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Risk Factors, Preventive Practices, and Health Care Among Breast Cancer Survivors, United States, 2010
Filetype[PDF - 400.06 KB]


Details:
  • Pubmed ID:
    26796517
  • Pubmed Central ID:
    PMC4722934
  • Funding:
    DP003924-01A/DP/NCCDPHP CDC HHS/United States
  • Document Type:
  • Description:
    Introduction

    We compared behavioral risk factors and preventive measures among female breast cancer survivors, female survivors of other types of cancers, and women without a history of cancer. Survivorship health care indicators for the 2 groups of cancer survivors were compared.

    Methods

    Using data from the 2010 Behavioral Risk Factor Surveillance System, we calculated the proportion of women with risk factors and their engagement in preventive practices, stratified by cancer status (cancer survivors or women with no history of cancer), and compared the proportions after adjusting for sociodemographic characteristics.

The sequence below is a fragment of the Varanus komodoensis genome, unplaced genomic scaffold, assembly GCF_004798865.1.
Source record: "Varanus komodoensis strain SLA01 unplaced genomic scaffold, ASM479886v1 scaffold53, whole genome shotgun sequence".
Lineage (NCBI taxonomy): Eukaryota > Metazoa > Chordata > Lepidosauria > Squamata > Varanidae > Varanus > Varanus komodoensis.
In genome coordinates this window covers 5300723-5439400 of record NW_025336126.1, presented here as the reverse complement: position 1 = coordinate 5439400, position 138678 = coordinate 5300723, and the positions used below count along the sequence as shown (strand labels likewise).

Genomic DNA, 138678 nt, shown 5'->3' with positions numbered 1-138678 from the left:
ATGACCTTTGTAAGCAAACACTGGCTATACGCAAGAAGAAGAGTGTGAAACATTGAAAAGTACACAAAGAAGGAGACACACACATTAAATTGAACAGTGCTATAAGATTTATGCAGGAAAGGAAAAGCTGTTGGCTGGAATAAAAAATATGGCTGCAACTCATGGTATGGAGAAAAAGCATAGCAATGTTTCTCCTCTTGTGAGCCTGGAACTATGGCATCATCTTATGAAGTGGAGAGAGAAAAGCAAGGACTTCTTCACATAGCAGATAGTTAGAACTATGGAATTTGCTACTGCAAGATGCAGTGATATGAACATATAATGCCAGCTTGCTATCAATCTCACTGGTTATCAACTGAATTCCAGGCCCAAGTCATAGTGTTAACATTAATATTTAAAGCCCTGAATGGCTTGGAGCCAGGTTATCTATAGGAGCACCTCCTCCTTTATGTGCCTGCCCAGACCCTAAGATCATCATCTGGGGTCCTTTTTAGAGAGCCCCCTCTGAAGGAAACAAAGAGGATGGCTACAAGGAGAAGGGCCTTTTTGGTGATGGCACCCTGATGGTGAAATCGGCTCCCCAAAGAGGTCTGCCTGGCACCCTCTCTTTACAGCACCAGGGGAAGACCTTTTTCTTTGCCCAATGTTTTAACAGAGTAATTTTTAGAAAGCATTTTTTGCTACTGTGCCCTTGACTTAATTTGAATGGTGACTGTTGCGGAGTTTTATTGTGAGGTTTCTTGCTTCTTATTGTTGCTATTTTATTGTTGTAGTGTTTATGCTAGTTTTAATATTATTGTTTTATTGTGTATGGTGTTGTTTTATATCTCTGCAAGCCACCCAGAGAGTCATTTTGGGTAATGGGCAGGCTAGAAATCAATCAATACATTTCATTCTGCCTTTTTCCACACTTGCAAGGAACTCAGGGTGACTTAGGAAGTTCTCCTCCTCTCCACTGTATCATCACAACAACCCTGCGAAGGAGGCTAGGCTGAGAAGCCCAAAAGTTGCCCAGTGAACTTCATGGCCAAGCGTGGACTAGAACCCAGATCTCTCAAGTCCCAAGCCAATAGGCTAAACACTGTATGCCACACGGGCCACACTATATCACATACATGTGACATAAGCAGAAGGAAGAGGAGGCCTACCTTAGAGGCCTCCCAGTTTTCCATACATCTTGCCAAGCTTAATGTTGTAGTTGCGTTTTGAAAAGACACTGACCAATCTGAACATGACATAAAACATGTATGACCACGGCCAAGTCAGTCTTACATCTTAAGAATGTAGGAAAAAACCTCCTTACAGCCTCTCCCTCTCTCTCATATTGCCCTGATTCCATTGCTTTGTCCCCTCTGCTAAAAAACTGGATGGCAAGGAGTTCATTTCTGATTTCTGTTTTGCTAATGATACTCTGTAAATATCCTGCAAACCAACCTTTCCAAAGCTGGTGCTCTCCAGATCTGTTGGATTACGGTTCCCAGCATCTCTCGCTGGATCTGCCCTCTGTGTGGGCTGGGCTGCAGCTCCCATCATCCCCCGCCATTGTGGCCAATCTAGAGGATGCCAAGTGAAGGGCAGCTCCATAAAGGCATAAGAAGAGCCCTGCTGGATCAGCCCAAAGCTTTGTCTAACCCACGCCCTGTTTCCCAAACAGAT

Results

    A significantly higher proportion of breast cancer survivors had mammography in the previous year (79.5%; 95% confidence interval [CI], 76.0%–83.0%) than did other cancer survivors (68.1%; 95% CI, 65.6%–70.7%) or women with no history of cancer (66.4%; 95% CI, 65.5%–67.3%). Breast cancer survivors were also more likely to have had a Papanicolaou (Pap) test within the previous 3 years than women with no history of cancer (89.4%; 95% CI, 85.9%–93.0 vs 85.1%; 95% CI, 84.4%–85.8%) and a colonoscopy within the previous 10 years (75.4%; 95% CI, 71.7%–79.0%) than women with no history of cancer (60.0%; 95% CI, 59.0%–61.0%). Current smoking was significantly lower among survivors of breast cancer (10.3%; 95% CI, 7.4%–13.2%) than other cancer survivors (20.8%; 95% CI, 18.4%–23.3%) and women with no history of cancer (18.3%; 95% CI, 17.5%–19.1%). After adjusting for sociodemographic characteristics, we found that breast cancer survivors were significantly more likely to have had mammography, a Pap test, and colonoscopy, and less likely to be current smokers.

    Conclusion

    Breast cancer survivors are more likely to engage in cancer screening and less likely to be current smokers than female survivors of other types of cancer or women with no history of cancer.